10/1/2018 - 1:33 PM

Coin change

Given a value N, if we want to make change for N cents, and we have infinite supply of each of S = { S1, S2, .. , Sm} valued coins, how many ways can we make the change? The order of coins doesn’t matter. For example, for N = 4 and S = {1,2,3}, there are four solutions: {1,1,1,1},{1,1,2},{2,2},{1,3}. So output should be 4. For N = 10 and S = {2, 5, 3, 6}, there are five solutions: {2,2,2,2,2}, {2,2,3,3}, {2,2,6}, {2,3,5} and {5,5}. So the output should be 5.

Optimal Substructure To count the total number of solutions, we can divide all set solutions into two sets.

  1. Solutions that do not contain mth coin (or Sm).
  2. Solutions that contain at least one Sm. Let count(S[], m, n) be the function to count the number of solutions, then it can be written as sum of count(S[], m-1, n) and count(S[], m, n-Sm).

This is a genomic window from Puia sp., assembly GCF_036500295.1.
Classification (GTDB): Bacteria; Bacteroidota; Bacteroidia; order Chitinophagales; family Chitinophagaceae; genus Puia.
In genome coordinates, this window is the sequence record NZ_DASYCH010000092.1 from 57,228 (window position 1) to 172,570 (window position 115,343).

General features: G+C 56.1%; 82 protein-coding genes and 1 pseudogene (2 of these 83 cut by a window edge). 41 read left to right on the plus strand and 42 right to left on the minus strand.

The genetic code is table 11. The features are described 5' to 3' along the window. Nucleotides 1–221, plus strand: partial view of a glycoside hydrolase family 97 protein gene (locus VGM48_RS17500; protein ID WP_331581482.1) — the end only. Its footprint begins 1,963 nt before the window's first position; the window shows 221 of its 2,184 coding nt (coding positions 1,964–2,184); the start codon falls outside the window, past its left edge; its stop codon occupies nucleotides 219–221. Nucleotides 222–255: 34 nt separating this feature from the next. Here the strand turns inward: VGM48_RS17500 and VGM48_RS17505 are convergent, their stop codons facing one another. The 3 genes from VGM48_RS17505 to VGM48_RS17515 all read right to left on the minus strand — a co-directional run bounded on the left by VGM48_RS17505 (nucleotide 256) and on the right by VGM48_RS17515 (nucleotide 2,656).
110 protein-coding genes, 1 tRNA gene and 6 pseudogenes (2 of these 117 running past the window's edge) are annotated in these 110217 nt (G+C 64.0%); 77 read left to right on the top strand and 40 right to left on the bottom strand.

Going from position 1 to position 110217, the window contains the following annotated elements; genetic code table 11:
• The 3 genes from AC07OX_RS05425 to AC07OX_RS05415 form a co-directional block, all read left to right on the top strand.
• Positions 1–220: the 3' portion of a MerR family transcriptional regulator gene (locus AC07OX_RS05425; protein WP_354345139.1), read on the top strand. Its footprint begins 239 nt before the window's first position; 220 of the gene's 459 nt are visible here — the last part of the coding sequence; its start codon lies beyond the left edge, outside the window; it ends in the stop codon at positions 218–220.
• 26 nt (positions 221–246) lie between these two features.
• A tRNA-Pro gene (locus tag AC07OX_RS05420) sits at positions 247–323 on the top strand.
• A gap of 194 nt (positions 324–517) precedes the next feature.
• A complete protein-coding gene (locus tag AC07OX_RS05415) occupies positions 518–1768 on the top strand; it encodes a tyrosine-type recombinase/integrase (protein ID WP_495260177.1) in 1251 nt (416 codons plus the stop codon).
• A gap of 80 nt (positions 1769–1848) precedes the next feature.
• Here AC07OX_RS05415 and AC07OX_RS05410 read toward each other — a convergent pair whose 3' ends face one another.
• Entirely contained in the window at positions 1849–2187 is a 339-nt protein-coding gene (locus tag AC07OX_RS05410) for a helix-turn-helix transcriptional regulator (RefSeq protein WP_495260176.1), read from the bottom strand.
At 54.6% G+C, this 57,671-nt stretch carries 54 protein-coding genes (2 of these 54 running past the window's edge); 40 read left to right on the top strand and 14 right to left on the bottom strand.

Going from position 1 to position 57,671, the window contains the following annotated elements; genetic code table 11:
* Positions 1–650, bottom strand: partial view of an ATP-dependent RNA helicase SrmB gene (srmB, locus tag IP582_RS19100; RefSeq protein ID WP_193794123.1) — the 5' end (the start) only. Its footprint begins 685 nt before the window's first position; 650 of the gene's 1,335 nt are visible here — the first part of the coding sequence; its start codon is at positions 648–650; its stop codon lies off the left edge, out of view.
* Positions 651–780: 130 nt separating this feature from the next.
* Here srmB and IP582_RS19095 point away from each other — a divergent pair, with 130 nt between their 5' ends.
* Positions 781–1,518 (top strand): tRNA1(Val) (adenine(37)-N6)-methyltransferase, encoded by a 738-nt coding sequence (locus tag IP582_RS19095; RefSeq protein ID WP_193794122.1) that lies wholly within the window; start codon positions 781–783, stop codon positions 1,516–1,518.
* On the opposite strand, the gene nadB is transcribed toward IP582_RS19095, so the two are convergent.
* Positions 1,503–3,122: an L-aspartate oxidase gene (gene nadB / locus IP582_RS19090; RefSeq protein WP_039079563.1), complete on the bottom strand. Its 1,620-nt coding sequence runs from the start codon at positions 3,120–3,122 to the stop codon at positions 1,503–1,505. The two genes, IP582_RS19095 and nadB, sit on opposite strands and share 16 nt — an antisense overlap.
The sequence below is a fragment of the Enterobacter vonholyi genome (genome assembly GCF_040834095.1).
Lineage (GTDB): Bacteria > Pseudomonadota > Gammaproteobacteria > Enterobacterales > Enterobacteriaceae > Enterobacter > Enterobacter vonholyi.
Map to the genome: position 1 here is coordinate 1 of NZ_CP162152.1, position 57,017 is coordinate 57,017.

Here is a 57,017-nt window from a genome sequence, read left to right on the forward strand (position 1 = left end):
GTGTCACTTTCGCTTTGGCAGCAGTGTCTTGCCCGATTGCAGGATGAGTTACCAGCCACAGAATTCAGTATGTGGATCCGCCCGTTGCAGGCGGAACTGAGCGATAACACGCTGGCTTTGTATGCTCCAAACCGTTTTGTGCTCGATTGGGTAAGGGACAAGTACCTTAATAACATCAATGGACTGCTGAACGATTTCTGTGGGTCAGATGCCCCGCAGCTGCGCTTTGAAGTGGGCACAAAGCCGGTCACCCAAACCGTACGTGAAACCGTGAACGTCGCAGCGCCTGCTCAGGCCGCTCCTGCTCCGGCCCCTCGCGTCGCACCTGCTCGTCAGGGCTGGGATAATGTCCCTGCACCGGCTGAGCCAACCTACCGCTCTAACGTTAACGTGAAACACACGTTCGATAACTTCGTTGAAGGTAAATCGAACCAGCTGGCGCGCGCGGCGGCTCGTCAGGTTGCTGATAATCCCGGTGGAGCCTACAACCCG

Therefore, the problem has optimal substructure property as the problem can be solved using solutions to subproblems.


#include <iostream>
#include <vector>
using namespace std;

long getWays (long n, vector <long> c) {
    /*Look in the description to know the basic algo of the problem.*/
    long m= c.size();
    long dp[n+1][m]; //rows define the number that should be derived using the coins.
    /*Each column denotes a specific type of coin.*/

    for (long i=0; i<m; i++)
    /*row zero means we can get the number by using the coins we have, this increases the no.of ways.*/

    for (long i=1; i<n+1; i++) {
        for (long j=0; j<m; j++) {
            long x= (i- c[j]>=0)?dp[i-c[j]][j]:0;
    /*if the number we need to obtain is i, if it is greater than jth coin, then x gives no.of ways we can achieve by using atleast one jth coin*/
            long y= (j>0)?dp[i][j-1]:0;
    /*y gives no.of ways we can get ith sum by not using jth coin.*/
            dp[i][j]= x+y;
    return dp[n][m-1];

int main () {

    long n, m;
    cin>> n>>m;
    vector <long> c(m);
    for (int i=0;i<m;i++)

    cout<< getWays (n, c);